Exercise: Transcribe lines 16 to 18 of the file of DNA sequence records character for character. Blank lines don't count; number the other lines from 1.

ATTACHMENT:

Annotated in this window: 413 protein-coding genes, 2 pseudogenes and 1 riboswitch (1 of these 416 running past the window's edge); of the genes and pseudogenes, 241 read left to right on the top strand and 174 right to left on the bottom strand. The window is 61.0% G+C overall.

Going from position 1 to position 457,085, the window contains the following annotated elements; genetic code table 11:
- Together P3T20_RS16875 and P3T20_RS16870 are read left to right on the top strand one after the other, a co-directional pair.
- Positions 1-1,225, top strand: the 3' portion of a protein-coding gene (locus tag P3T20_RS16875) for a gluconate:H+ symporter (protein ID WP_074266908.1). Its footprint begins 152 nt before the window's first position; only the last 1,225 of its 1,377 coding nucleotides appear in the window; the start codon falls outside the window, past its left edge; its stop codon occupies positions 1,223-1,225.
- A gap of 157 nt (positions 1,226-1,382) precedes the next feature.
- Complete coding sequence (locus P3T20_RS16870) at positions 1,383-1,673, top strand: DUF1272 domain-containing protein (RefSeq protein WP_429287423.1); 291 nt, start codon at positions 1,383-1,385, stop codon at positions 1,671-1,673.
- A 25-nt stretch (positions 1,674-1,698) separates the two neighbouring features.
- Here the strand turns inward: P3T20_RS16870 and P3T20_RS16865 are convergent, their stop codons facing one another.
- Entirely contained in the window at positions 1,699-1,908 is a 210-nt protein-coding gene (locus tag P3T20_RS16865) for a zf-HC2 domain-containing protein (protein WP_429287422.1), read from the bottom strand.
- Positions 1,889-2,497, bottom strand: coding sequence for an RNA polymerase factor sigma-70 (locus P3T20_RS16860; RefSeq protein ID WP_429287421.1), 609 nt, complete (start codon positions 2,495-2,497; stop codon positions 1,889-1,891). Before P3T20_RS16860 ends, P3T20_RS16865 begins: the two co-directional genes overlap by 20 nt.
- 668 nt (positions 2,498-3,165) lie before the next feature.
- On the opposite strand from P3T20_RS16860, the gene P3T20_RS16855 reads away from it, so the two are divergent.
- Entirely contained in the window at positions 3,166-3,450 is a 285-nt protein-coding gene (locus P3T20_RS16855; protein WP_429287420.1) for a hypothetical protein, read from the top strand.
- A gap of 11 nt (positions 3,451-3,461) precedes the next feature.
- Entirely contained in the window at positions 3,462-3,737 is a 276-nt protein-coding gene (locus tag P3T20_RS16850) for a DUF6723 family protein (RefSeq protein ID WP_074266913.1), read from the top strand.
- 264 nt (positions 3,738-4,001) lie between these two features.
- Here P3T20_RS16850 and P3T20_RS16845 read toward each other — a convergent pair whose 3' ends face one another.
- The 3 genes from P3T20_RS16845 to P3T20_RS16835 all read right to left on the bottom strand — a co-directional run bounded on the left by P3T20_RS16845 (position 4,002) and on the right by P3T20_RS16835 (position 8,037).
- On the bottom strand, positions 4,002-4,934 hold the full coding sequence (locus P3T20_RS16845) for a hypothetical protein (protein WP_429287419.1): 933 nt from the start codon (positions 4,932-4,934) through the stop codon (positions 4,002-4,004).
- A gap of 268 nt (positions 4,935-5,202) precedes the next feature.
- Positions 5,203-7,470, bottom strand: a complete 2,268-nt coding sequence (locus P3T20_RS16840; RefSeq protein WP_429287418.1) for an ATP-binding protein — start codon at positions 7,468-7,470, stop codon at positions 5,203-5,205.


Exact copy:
- 264 nt (positions 3,738-4,001) lie between these two features.
- Here P3T20_RS16850 and P3T20_RS16845 read toward each other — a convergent pair whose 3' ends face one another.
- The 3 genes from P3T20_RS16845 to P3T20_RS16835 all read right to left on the bottom strand — a co-directional run bounded on the left by P3T20_RS16845 (position 4,002) and on the right by P3T20_RS16835 (position 8,037).